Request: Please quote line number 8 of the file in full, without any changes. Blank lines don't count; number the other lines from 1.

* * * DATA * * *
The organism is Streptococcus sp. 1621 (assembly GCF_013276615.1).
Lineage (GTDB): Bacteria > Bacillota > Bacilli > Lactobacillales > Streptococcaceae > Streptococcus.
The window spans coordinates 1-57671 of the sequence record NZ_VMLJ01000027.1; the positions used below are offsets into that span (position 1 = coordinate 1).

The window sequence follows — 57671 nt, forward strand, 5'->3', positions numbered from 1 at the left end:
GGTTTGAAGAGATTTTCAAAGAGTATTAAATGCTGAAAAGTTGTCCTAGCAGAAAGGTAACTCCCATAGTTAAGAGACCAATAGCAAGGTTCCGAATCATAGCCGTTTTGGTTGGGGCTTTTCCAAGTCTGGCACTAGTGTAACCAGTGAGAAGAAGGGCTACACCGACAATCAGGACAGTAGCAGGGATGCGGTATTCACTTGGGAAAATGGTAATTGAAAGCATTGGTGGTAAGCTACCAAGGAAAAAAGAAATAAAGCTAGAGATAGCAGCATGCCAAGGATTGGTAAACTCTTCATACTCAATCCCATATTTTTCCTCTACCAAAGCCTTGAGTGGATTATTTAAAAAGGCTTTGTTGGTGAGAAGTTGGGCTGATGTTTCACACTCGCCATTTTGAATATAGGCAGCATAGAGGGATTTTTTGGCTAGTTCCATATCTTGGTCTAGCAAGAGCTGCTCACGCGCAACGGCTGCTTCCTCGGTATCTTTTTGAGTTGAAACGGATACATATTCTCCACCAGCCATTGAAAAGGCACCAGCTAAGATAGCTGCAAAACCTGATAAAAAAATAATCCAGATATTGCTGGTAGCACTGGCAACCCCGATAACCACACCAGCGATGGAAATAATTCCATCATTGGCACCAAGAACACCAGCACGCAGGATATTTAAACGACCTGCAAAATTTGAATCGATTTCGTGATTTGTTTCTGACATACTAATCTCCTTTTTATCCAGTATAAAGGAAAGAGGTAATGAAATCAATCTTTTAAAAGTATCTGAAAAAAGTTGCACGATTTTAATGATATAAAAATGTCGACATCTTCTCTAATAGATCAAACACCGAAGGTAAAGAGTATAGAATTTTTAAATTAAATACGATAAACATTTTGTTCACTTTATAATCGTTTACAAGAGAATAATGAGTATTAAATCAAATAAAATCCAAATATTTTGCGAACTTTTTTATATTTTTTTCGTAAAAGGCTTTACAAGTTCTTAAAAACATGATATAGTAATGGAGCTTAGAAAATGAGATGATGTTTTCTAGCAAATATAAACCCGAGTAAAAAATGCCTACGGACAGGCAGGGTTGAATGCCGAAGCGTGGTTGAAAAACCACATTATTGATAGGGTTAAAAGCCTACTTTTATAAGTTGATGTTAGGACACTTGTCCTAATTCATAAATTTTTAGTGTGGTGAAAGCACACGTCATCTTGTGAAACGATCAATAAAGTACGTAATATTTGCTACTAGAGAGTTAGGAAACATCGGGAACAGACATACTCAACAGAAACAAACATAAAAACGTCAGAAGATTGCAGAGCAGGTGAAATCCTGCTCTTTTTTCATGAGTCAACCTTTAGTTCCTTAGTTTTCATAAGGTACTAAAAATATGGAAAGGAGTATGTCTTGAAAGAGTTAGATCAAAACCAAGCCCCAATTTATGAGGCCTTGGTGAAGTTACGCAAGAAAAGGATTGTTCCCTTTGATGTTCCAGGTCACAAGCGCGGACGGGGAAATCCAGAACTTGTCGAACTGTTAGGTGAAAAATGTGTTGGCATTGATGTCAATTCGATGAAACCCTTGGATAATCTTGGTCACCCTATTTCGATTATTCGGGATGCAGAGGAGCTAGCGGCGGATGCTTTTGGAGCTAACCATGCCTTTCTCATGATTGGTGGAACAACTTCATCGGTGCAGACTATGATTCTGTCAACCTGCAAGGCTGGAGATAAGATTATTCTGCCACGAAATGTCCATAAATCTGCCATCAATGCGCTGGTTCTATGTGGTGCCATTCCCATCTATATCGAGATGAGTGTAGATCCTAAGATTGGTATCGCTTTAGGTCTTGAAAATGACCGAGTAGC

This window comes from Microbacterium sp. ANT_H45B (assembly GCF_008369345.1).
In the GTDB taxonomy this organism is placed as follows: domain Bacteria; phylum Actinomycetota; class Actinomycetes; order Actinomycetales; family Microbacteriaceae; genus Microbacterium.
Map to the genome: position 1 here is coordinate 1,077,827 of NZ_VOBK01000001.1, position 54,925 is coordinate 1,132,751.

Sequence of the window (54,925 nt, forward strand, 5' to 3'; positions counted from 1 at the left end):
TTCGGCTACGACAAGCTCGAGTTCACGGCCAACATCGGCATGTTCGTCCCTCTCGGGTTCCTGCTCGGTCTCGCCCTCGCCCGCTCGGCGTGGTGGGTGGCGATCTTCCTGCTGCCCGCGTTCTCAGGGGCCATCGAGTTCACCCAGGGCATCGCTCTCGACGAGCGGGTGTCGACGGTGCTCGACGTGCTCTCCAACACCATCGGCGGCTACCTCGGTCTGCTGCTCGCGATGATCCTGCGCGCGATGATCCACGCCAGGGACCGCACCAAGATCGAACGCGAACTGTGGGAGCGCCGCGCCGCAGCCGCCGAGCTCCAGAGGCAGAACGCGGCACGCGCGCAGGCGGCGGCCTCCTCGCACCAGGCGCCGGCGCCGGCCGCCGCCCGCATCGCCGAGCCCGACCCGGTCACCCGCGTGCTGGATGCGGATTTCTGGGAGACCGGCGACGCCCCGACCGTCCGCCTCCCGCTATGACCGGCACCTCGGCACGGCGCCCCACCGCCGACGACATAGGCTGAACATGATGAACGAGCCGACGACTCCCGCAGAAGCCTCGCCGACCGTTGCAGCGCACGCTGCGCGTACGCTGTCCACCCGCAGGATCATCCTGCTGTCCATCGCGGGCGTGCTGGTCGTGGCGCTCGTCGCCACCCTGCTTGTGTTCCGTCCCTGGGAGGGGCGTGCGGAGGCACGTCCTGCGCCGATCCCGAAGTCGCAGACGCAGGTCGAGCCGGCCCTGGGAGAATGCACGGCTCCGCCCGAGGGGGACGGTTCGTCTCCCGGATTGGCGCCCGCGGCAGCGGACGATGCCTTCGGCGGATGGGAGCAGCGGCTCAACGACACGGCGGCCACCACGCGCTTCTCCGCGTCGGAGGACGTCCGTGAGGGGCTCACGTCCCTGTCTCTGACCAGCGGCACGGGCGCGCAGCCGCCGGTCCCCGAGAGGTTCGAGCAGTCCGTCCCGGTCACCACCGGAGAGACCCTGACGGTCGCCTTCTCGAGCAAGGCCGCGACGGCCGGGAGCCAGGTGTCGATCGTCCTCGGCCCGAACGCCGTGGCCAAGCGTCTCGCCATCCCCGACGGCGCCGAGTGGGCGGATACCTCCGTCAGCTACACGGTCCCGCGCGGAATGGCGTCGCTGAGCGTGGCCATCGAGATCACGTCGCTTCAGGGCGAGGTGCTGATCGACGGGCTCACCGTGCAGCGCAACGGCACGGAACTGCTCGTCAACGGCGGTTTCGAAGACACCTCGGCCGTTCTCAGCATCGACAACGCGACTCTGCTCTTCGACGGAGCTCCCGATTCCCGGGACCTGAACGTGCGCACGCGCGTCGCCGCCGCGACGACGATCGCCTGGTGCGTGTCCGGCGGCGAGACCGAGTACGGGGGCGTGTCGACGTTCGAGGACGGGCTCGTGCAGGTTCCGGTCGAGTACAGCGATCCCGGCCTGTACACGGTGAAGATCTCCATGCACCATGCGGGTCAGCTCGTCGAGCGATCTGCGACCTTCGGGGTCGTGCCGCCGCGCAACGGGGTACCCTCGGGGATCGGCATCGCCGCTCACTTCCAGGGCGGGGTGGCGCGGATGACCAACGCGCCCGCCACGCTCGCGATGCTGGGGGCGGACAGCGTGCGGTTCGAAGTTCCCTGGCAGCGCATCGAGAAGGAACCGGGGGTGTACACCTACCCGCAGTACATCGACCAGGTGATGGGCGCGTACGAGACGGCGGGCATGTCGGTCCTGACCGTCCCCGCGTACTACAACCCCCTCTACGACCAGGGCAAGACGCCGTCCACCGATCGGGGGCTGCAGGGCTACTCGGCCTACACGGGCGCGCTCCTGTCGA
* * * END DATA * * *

Map to the genome: position 1 here is coordinate 1,077,827 of NZ_VOBK01000001.1, position 54,925 is coordinate 1,132,751.